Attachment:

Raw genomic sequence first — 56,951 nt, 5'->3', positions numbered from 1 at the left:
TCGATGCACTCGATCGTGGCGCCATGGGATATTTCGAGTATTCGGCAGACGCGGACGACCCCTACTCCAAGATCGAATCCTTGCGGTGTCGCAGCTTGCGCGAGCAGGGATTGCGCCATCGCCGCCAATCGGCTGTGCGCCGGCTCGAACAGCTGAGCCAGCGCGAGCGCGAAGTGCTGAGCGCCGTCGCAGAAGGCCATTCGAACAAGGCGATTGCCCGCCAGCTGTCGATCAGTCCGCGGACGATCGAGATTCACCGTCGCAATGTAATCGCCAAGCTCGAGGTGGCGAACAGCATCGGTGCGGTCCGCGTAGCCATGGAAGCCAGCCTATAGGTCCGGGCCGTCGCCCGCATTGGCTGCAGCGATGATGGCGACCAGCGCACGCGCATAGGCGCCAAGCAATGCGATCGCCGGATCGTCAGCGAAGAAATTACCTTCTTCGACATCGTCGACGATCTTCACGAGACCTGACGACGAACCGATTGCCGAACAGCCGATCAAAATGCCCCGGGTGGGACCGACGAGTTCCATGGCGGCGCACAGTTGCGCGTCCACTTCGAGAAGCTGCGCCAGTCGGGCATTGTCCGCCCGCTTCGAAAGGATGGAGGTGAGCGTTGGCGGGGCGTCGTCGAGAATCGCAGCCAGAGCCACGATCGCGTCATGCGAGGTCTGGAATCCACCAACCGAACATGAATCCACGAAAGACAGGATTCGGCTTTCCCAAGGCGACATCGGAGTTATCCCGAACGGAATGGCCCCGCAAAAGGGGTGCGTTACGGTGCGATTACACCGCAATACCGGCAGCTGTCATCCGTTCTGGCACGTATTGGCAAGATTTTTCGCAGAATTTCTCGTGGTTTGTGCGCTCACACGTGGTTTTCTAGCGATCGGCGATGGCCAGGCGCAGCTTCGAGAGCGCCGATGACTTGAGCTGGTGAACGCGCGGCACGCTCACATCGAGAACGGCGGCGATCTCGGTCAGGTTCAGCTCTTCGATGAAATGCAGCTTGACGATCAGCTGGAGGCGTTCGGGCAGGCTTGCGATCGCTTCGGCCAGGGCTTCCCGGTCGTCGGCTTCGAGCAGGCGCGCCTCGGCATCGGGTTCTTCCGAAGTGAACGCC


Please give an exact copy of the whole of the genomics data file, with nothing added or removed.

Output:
Raw genomic sequence first — 56,951 nt, 5'->3', positions numbered from 1 at the left:
TCGATGCACTCGATCGTGGCGCCATGGGATATTTCGAGTATTCGGCAGACGCGGACGACCCCTACTCCAAGATCGAATCCTTGCGGTGTCGCAGCTTGCGCGAGCAGGGATTGCGCCATCGCCGCCAATCGGCTGTGCGCCGGCTCGAACAGCTGAGCCAGCGCGAGCGCGAAGTGCTGAGCGCCGTCGCAGAAGGCCATTCGAACAAGGCGATTGCCCGCCAGCTGTCGATCAGTCCGCGGACGATCGAGATTCACCGTCGCAATGTAATCGCCAAGCTCGAGGTGGCGAACAGCATCGGTGCGGTCCGCGTAGCCATGGAAGCCAGCCTATAGGTCCGGGCCGTCGCCCGCATTGGCTGCAGCGATGATGGCGACCAGCGCACGCGCATAGGCGCCAAGCAATGCGATCGCCGGATCGTCAGCGAAGAAATTACCTTCTTCGACATCGTCGACGATCTTCACGAGACCTGACGACGAACCGATTGCCGAACAGCCGATCAAAATGCCCCGGGTGGGACCGACGAGTTCCATGGCGGCGCACAGTTGCGCGTCCACTTCGAGAAGCTGCGCCAGTCGGGCATTGTCCGCCCGCTTCGAAAGGATGGAGGTGAGCGTTGGCGGGGCGTCGTCGAGAATCGCAGCCAGAGCCACGATCGCGTCATGCGAGGTCTGGAATCCACCAACCGAACATGAATCCACGAAAGACAGGATTCGGCTTTCCCAAGGCGACATCGGAGTTATCCCGAACGGAATGGCCCCGCAAAAGGGGTGCGTTACGGTGCGATTACACCGCAATACCGGCAGCTGTCATCCGTTCTGGCACGTATTGGCAAGATTTTTCGCAGAATTTCTCGTGGTTTGTGCGCTCACACGTGGTTTTCTAGCGATCGGCGATGGCCAGGCGCAGCTTCGAGAGCGCCGATGACTTGAGCTGGTGAACGCGCGGCACGCTCACATCGAGAACGGCGGCGATCTCGGTCAGGTTCAGCTCTTCGATGAAATGCAGCTTGACGATCAGCTGGAGGCGTTCGGGCAGGCTTGCGATCGCTTCGGCCAGGGCTTCCCGGTCGTCGGCTTCGAGCAGGCGCGCCTCGGCATCGGGTTCTTCCGAAGTGAACGCC